BY KARI OLFERT, THINKSASKATOON
PHOTO SUPPLIED BY SHERRI LEPITZKI
What does it take to sustain and grow an economy and does Saskatoon have what it takes? There has been a lot of talk regarding a market slowdown because of the gas prices (which have gone up ever so quietly) and the house market (there is nothing wrong with a buyers market). Maybe we are all perpetual “over thinkers” or we simply care about our family and want to make sure we make the right decisions. When you look at a city’s economy, it is best to look at a few key factors. Let’s look Inside Saskatoon’s Economy:
- Natural Resources.
- Companies producing the highest revenue.
- Economic drivers.
- How the general population live.
- Current/Future projects.
Is Saskatoon growing or shrinking? You probably read, as I did very recently that;
“Saskatoon is the second-fastest growing city in Canada. The city’s 3.9 per cent population growth was just behind Calgary’s 4.3 per cent growth.”
Saskatoon became a city in 1906 with a population of 4,500 citizens. It is predicted that over the next 30 years our current population (292,000) including Martensville, will reach 500,000. It has taken us 109 years to gain 287,500 Saskatoon peeps, so growing by another 212,500 over 30 years is a short span of time and we all know how fast things can happen because of the global economy we operate on. Saskatoon’s population is growing.
Knowing which natural resources Saskatchewan produces is important because natural resources are what carries a city through challenging economic times, the backbones that can keep an economy moving forward. What are our natural resources that keep us globally relevant?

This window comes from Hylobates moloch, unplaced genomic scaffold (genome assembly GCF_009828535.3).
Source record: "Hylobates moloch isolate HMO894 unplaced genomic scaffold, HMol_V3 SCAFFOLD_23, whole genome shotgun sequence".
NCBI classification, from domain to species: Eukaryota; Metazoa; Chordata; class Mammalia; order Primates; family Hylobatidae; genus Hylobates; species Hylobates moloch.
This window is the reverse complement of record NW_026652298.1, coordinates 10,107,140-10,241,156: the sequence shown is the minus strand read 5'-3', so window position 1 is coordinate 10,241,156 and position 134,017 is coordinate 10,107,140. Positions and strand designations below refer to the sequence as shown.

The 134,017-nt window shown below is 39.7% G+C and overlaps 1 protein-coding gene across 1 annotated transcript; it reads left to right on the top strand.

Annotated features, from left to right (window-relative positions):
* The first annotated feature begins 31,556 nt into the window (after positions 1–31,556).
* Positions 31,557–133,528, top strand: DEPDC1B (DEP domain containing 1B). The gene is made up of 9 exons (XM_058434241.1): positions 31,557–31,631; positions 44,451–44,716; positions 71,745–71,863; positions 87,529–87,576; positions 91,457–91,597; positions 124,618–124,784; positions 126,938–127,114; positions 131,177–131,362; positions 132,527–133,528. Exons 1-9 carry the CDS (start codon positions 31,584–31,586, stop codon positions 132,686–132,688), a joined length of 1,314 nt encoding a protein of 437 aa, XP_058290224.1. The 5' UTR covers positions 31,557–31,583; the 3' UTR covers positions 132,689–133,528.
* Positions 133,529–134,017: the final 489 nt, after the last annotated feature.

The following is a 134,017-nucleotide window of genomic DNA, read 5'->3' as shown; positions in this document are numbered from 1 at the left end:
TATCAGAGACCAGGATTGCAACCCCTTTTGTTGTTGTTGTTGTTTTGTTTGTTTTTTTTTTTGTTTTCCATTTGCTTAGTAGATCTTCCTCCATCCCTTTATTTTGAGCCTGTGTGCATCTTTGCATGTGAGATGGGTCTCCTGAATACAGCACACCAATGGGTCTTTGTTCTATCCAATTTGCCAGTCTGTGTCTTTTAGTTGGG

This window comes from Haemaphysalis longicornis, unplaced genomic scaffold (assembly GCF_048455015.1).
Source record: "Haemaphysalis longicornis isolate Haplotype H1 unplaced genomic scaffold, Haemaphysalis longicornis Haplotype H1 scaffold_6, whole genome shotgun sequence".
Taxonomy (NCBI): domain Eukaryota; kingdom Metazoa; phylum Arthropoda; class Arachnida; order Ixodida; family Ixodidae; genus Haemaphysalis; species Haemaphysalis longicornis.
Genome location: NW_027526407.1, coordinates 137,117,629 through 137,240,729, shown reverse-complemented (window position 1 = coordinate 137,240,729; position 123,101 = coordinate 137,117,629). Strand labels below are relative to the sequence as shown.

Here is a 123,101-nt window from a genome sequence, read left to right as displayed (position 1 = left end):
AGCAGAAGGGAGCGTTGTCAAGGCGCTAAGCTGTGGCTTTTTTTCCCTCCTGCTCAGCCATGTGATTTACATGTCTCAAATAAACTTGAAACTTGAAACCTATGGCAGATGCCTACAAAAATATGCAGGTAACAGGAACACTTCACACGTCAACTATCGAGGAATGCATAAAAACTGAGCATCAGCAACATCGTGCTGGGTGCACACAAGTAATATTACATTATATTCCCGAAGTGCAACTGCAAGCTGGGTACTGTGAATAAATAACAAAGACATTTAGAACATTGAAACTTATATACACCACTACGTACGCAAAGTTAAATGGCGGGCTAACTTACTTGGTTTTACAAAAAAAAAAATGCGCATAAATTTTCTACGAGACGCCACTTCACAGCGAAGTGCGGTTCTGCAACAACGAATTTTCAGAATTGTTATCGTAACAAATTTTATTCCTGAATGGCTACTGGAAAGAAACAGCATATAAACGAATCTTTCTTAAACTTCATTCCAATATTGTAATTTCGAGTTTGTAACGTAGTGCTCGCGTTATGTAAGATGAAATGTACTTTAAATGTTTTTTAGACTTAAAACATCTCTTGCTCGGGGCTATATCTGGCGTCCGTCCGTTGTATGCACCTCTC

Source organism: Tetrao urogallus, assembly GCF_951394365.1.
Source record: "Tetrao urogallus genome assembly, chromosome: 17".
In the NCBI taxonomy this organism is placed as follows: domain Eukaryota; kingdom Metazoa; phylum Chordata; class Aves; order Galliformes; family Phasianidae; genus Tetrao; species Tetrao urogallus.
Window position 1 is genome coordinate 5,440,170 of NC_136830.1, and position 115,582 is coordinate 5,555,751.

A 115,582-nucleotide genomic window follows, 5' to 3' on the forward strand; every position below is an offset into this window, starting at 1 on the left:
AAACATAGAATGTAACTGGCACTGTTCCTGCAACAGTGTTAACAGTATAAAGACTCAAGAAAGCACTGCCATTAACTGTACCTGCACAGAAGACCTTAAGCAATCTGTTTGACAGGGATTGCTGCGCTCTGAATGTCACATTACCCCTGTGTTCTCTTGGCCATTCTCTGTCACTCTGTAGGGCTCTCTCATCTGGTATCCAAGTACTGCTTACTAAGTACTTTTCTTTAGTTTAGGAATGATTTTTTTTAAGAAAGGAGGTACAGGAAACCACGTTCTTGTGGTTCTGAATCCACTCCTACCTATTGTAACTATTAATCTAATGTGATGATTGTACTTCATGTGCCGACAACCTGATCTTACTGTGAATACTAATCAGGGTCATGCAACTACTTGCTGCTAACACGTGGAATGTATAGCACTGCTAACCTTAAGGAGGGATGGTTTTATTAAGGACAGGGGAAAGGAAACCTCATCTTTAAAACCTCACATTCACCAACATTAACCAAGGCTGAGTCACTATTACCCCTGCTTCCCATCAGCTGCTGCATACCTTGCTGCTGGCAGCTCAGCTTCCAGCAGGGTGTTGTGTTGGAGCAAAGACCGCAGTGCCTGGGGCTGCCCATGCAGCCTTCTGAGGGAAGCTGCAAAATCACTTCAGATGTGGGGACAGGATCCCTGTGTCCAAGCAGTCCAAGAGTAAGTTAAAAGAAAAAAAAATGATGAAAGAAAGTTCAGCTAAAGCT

- Uranium – Uranium generates electricity. We are the only province in Canada to produce this.
- Potash – Potash is used as a fertilizer and helps crops grow more abundantly. Saskatchewan is the 2nd largest producer in Canada.
- Mines – Diamonds, gold, copper zinc we have the goods in our mines. We all want diamonds, amirite?
The Big Boys
Which Saskatoon companies are producing the highest revenue?
- Cameco – Our uranium producer.
- PotashCorp – I’ll let you figure this one out.
- Federated Co-operatives Ltd. – Agriculture.
- K+S Potash, Mosiac and companies related to mining and resource production.
We already know that natural resources are a huge economic driver for Saskatoon, what else is leading our ship?
Over one-third of our exports come from agriculture in Saskatchewan, meaning that we are helping to feed the world. Three factors make us shine; we follow guidelines like good little Saskatoon people (we produce a safe, high quality product), we have boat loads of land (for both crops and livestock), we are progressive (leading in research of improvement and expansion).
Saskatoon is a youthful city, our median age is 35. This drives our economy with energy and innovation and could be the reason why we are the entrepreneurial capital of Canada. (BOOM) As any entrepreneur knows, we can adapt, adjust and rechart our course as necessary, with this driving us we become more agile and able to ebb and flow as needed to keep our economy strong.
What are the local peeps up to? Aside from camping, working like a rock star and drinking beer, not much. (I kid) Knowing how a general population lives is important because it shows standard of living and how money is being reinvested into the economy. The ‘cashflow’ of a city represents the health of the internal infrastructure and the diversity of its growth contributors.
Saskatoon people are (mostly) honest, driven and family focused. For the most part we like to play it safe and try not to take on needless debt, this adds stability to our market. Our government also provides financial incentives and healthcare aligned with our values.
What are the current/future projects in Saskatoon? I am going to give you a link to a list of projects for 2015, directly from our Government of Saskatchewan. I am doing this because the last article that I wrote regarding large Saskatoon projects was popular for companies in Saskatoon. You will want to take note if you are affected by construction or looking for projects to bid on. The chart shows company name, project, location, value in millions (you read that right), start year, end year, phase and remarks.